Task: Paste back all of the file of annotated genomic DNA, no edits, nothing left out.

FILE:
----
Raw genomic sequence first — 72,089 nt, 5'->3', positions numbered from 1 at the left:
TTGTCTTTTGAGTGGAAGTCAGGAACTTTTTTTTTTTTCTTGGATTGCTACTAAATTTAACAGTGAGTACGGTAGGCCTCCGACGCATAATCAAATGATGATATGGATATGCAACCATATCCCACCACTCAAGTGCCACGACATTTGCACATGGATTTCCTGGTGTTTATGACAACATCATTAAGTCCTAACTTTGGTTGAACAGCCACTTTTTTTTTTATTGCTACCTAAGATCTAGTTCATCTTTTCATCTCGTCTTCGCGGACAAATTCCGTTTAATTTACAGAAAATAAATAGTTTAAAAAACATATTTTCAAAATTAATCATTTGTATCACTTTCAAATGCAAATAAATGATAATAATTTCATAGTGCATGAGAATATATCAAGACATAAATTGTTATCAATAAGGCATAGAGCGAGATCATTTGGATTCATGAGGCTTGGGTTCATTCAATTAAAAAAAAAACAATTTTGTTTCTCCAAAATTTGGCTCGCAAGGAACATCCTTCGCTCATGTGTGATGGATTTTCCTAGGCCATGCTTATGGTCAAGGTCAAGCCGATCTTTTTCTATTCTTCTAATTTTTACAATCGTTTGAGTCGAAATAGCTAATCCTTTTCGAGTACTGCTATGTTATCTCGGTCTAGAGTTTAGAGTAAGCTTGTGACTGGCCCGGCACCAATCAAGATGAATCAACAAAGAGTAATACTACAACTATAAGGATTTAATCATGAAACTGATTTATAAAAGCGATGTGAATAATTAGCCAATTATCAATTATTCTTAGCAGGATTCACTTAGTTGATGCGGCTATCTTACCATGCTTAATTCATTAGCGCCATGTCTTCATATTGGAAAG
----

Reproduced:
Raw genomic sequence first — 72,089 nt, 5'->3', positions numbered from 1 at the left:
TTGTCTTTTGAGTGGAAGTCAGGAACTTTTTTTTTTTTCTTGGATTGCTACTAAATTTAACAGTGAGTACGGTAGGCCTCCGACGCATAATCAAATGATGATATGGATATGCAACCATATCCCACCACTCAAGTGCCACGACATTTGCACATGGATTTCCTGGTGTTTATGACAACATCATTAAGTCCTAACTTTGGTTGAACAGCCACTTTTTTTTTTATTGCTACCTAAGATCTAGTTCATCTTTTCATCTCGTCTTCGCGGACAAATTCCGTTTAATTTACAGAAAATAAATAGTTTAAAAAACATATTTTCAAAATTAATCATTTGTATCACTTTCAAATGCAAATAAATGATAATAATTTCATAGTGCATGAGAATATATCAAGACATAAATTGTTATCAATAAGGCATAGAGCGAGATCATTTGGATTCATGAGGCTTGGGTTCATTCAATTAAAAAAAAAACAATTTTGTTTCTCCAAAATTTGGCTCGCAAGGAACATCCTTCGCTCATGTGTGATGGATTTTCCTAGGCCATGCTTATGGTCAAGGTCAAGCCGATCTTTTTCTATTCTTCTAATTTTTACAATCGTTTGAGTCGAAATAGCTAATCCTTTTCGAGTACTGCTATGTTATCTCGGTCTAGAGTTTAGAGTAAGCTTGTGACTGGCCCGGCACCAATCAAGATGAATCAACAAAGAGTAATACTACAACTATAAGGATTTAATCATGAAACTGATTTATAAAAGCGATGTGAATAATTAGCCAATTATCAATTATTCTTAGCAGGATTCACTTAGTTGATGCGGCTATCTTACCATGCTTAATTCATTAGCGCCATGTCTTCATATTGGAAAG